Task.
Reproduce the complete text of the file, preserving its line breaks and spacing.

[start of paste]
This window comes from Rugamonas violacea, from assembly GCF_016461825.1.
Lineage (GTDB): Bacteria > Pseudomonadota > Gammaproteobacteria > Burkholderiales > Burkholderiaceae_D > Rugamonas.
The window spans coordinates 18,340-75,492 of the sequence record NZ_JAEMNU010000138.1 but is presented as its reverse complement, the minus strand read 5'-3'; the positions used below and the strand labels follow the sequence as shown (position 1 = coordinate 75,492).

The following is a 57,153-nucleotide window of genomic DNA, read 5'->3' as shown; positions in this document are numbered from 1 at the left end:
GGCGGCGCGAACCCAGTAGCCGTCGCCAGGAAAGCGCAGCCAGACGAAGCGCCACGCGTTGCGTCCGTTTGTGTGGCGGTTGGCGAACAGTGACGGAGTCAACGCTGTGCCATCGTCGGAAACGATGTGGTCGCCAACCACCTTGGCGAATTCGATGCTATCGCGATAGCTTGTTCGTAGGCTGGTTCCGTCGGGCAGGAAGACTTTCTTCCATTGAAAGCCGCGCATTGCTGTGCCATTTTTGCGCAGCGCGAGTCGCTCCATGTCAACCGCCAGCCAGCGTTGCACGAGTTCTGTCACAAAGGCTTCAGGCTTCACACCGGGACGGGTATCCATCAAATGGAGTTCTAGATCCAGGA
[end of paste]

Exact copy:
This window comes from Rugamonas violacea, from assembly GCF_016461825.1.
Lineage (GTDB): Bacteria > Pseudomonadota > Gammaproteobacteria > Burkholderiales > Burkholderiaceae_D > Rugamonas.
The window spans coordinates 18,340-75,492 of the sequence record NZ_JAEMNU010000138.1 but is presented as its reverse complement, the minus strand read 5'-3'; the positions used below and the strand labels follow the sequence as shown (position 1 = coordinate 75,492).

The following is a 57,153-nucleotide window of genomic DNA, read 5'->3' as shown; positions in this document are numbered from 1 at the left end:
GGCGGCGCGAACCCAGTAGCCGTCGCCAGGAAAGCGCAGCCAGACGAAGCGCCACGCGTTGCGTCCGTTTGTGTGGCGGTTGGCGAACAGTGACGGAGTCAACGCTGTGCCATCGTCGGAAACGATGTGGTCGCCAACCACCTTGGCGAATTCGATGCTATCGCGATAGCTTGTTCGTAGGCTGGTTCCGTCGGGCAGGAAGACTTTCTTCCATTGAAAGCCGCGCATTGCTGTGCCATTTTTGCGCAGCGCGAGTCGCTCCATGTCAACCGCCAGCCAGCGTTGCACGAGTTCTGTCACAAAGGCTTCAGGCTTCACACCGGGACGGGTATCCATCAAATGGAGTTCTAGATCCAGGA